UK floods: Top tips for driving in wet conditions and standing water as Britain faces ‘exceptional’ bad weather

The Environment Agency has issued a set of severe flood warnings, the highest category

With the UK facing “exceptional” bad weather in the coming days, ministers are warning residents, councils and power companies to expect the worst in terms of strong wind, heavy rain and flooding.

Severe disruption is also expected on the roads and rail networks, and drivers have been advised to avoid going out in the storm unless it is absolutely necessary.

For those who do, AXA have issued a series of top tips for road users to avoid disaster in the difficult conditions.

Related story: Flooding, strong winds and rain on the way as UK faces more ‘exceptional’ storms

Maxine Tighe, Head of Motor Claims at AXA UK, said: “The forthcoming rainfall comes after a period when there have already been heavy storms. The ground is saturated and water levels in rivers are high, accentuating the risk of flooding.

“For many the festive period has already been disturbed by storms and flooding, and as we look to return to work it is going to continue. Our advice is always to avoid driving in severe weather conditions, but if it is absolutely necessary, make sure you are well prepared before setting off.

“Make sure you have extra layers for warmth, that you have a hazard light, as well as a full tank of petrol. Crucially, make sure your mobile phone has plenty of battery before setting out and save the contact details for your breakdown service in it also.”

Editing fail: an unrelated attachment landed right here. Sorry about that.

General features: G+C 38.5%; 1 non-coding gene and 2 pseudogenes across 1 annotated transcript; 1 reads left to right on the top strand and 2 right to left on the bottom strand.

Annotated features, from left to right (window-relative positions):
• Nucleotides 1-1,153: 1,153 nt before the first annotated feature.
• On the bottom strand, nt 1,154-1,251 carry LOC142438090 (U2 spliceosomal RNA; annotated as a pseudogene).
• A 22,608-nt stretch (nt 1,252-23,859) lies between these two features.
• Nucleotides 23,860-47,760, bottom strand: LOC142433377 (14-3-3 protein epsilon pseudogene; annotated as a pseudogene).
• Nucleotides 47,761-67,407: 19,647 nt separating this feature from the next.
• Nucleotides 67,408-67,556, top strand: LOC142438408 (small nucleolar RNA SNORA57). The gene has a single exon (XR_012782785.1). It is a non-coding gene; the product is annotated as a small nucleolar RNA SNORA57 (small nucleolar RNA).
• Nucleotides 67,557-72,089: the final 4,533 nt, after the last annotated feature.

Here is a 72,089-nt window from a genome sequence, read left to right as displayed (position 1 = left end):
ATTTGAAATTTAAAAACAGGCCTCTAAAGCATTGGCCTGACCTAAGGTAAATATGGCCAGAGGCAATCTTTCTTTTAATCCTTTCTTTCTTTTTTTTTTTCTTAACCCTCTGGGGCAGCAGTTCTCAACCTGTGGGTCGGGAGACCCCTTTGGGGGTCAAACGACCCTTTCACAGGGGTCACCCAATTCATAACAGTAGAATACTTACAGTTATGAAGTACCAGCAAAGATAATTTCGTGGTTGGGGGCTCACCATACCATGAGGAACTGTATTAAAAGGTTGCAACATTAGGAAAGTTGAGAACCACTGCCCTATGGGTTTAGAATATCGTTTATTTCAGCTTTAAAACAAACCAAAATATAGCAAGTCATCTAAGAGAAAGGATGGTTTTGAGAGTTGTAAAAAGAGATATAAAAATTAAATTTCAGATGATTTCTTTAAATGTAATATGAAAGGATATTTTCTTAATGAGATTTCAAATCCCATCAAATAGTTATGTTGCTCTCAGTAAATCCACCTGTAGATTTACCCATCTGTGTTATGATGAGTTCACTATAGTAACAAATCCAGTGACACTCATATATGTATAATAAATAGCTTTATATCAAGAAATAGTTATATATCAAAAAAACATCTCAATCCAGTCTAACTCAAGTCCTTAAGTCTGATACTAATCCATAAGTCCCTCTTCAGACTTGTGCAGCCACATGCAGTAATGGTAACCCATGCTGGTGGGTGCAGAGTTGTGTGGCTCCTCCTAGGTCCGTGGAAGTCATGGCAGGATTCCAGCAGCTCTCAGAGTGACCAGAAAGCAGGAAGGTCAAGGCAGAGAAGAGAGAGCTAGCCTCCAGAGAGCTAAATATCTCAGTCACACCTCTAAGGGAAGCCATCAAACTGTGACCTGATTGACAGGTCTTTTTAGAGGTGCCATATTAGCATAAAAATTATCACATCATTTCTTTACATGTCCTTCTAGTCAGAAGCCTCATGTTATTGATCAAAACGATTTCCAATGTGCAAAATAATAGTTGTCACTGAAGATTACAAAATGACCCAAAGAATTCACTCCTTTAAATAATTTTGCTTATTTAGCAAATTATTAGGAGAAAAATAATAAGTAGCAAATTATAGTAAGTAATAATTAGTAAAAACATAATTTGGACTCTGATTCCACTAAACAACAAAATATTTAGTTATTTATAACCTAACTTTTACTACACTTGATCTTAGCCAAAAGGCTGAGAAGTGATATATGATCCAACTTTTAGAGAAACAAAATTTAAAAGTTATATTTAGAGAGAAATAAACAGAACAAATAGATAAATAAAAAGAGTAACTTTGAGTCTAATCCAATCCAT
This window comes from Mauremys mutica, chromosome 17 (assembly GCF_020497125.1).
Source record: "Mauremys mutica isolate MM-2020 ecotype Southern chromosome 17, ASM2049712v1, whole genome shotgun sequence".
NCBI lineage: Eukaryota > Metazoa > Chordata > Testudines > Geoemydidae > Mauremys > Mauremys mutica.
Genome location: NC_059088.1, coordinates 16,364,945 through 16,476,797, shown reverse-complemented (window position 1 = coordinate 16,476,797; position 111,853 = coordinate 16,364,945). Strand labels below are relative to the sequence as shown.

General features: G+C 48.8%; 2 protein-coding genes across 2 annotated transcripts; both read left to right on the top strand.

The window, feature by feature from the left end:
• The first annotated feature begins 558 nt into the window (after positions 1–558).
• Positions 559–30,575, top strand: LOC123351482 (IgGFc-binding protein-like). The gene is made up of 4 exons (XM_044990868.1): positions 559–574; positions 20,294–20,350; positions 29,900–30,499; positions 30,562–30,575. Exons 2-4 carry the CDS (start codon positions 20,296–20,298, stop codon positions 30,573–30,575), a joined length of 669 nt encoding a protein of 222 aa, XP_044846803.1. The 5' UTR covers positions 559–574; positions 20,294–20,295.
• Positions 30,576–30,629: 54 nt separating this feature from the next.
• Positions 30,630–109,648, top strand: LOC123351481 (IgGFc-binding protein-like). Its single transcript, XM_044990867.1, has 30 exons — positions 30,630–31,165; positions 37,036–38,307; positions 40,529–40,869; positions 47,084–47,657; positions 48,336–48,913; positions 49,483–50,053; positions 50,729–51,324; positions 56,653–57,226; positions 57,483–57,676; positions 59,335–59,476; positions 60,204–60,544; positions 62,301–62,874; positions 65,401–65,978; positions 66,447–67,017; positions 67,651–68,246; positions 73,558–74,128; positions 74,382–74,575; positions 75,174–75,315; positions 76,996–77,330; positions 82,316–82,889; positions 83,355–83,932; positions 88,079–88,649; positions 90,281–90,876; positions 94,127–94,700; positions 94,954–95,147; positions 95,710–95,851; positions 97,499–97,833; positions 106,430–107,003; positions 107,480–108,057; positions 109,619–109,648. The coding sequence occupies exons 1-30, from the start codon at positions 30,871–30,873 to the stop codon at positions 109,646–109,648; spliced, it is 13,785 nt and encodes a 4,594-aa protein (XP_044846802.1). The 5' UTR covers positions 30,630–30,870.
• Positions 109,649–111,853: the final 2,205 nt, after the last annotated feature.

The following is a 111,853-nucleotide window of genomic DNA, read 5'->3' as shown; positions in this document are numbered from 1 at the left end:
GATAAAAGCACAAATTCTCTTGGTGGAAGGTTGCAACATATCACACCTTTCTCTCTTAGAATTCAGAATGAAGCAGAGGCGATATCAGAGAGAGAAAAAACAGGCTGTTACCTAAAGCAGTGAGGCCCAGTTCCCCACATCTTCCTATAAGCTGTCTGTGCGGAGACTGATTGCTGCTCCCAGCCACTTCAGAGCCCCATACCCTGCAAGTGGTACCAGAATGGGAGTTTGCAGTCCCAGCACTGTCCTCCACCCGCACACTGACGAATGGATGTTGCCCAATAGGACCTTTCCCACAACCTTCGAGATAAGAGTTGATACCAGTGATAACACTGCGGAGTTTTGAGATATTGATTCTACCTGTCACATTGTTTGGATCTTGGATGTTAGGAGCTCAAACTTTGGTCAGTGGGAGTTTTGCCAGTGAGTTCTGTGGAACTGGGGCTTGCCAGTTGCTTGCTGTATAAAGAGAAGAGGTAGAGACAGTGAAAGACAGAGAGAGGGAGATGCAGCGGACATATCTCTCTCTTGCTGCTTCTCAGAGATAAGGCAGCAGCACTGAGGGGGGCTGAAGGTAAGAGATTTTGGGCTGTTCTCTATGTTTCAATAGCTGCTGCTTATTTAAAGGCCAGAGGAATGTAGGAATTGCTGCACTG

Top tips for driving in flood conditions

1.      Make sure your windscreen wipers aren’t worn or damaged – and working properly.

2.      Make sure your lights, including your fog lights are working properly.

3.      Double the distance between you and the car in front – your stopping distance in wet weather is longer.

4.      Don’t drive fast through standing water – you could lose steering control.

5.      If you break down in the rain, don’t leave your bonnet open while waiting for the breakdown service – a damp engine is harder to start again.

6.      If you can’t see the road, you don’t know how deep the water is. Drive slowly through deeper water and use a lower gear to keep your revs high.

7.      Don’t drive over bridges or fords where there is a danger that your vehicle could be washed away or hit by other objects in the flowing water.

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